The Clinical Spectrum of Plumbism; an Experience from a Tertiary Care Hospital in Karachi, Pakistan

Jafri, Lena and Ullah Khan, Nadeem and Baig, Muhammad Akbar and Ali, Noman and Majid, Hafsa and Habib Khan, Ayesha (2017) The Clinical Spectrum of Plumbism; an Experience from a Tertiary Care Hospital in Karachi, Pakistan. Asia Pacific Journal of Medical Toxicology, 6 (4). pp. 118-122.

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Abstract

Background:Lead toxicity continues to remain a concerning health problem for developing nations like Pakistan. Due to the lack of studies, we aim to highlight the clinical spectrum of lead poisoning in patients presenting to an urban-based tertiary care hospital in Pakistan. Method:This is a retrospective review of patients admitted form January 2011 to December 2014 using a structured questionnaire for recording demographics, comorbidities, clinical findings, biochemical abnormalities, clinical findings and treatment provided. Patients were categorized as children (â�¤18yrs) and adults (>18yrs), further divided into three groups; desired blood lead levels (BLLs) lead levels <2ug/dl in children and <10ug/dl in adults, high but non-toxic children 2-10ug/dl, adults 10-70ug/dl and toxic children >10ug/dl, adults >70ug/dl. Result: A total of 86 patients were included in the final analysis, majority (69.6%) of whom were adult males with median age of 35 yrs. Median (IQR) BLL was 6.3 ug/dl (12.8-2.7) in all age groups with BLL in children and adults of 4.2 ug/dl (3.1-5.7) and 6.5 ug/dl (2.6-14.7), respectively. 72% of the children had complaints related to the central nervous system with majority complaining of irritability. The gastrointestinal system was most commonly implicated in adults (93%) with most common complaint of abdominal pain. The commonest risk factor showing a positive correlation with BLLs was battery handling in adults median (IQR) BLL 18.4ug/dl (8.35-36.1) and pica eating in children with BLLs in high but non-toxic range median (IQR) BLL 5.2ug/dl (2.7-5.7). The highest BLLs were observed to lie within the high but non-toxic range group in one adult herbal medicine user (54.4 ug/dl) and in children observed in the toxic range group (>10ug/dl) due to occupational battery work exposure and residence in a congested zone.  Conclusion:Lead toxicity continues to be hazardous due to unchecked environmental and occupational exposure. Increasing awareness is tantamount in order to find a solution.  Â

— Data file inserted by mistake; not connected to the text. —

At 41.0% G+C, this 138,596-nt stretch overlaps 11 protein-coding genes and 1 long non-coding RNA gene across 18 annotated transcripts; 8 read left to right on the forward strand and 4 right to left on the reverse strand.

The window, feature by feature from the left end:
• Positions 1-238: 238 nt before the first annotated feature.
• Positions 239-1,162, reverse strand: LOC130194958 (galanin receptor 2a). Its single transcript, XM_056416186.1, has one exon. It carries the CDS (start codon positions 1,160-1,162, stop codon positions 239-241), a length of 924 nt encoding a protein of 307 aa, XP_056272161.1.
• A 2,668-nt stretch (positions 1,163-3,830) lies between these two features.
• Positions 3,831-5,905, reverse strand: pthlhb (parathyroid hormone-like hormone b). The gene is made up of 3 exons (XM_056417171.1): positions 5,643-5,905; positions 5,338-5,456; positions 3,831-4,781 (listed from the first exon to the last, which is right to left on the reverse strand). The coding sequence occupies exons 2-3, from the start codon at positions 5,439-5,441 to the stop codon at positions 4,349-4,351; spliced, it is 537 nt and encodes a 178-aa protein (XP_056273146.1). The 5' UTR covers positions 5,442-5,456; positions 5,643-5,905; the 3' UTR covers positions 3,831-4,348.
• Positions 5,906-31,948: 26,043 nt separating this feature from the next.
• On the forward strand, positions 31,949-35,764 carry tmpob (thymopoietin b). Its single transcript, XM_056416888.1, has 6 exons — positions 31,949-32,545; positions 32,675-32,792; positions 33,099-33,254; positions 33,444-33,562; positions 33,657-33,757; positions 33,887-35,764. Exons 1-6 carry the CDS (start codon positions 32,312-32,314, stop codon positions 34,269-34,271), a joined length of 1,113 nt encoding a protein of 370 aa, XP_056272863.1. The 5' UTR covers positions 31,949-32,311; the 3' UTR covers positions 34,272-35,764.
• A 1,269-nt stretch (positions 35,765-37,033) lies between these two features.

Item Type: Article
Subjects: QV pharmacology
Divisions: Journals > Asia Pacific J Toxicology
Depositing User: apjmt apjmt
Date Deposited: 23 Apr 2018 03:58
Last Modified: 23 Apr 2018 03:58
URI: http://eprints.mums.ac.ir/id/eprint/9693

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